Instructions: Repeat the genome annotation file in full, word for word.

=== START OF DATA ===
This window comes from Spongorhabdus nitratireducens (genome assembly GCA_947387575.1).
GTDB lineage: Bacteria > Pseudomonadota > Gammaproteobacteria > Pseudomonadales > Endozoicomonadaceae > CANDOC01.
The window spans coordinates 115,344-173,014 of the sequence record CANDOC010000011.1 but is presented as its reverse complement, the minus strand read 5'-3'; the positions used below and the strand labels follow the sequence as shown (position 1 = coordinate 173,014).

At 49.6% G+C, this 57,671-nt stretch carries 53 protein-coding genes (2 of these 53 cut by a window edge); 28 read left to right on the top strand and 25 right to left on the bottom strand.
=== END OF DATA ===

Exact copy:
This window comes from Spongorhabdus nitratireducens (genome assembly GCA_947387575.1).
GTDB lineage: Bacteria > Pseudomonadota > Gammaproteobacteria > Pseudomonadales > Endozoicomonadaceae > CANDOC01.
The window spans coordinates 115,344-173,014 of the sequence record CANDOC010000011.1 but is presented as its reverse complement, the minus strand read 5'-3'; the positions used below and the strand labels follow the sequence as shown (position 1 = coordinate 173,014).

At 49.6% G+C, this 57,671-nt stretch carries 53 protein-coding genes (2 of these 53 cut by a window edge); 28 read left to right on the top strand and 25 right to left on the bottom strand.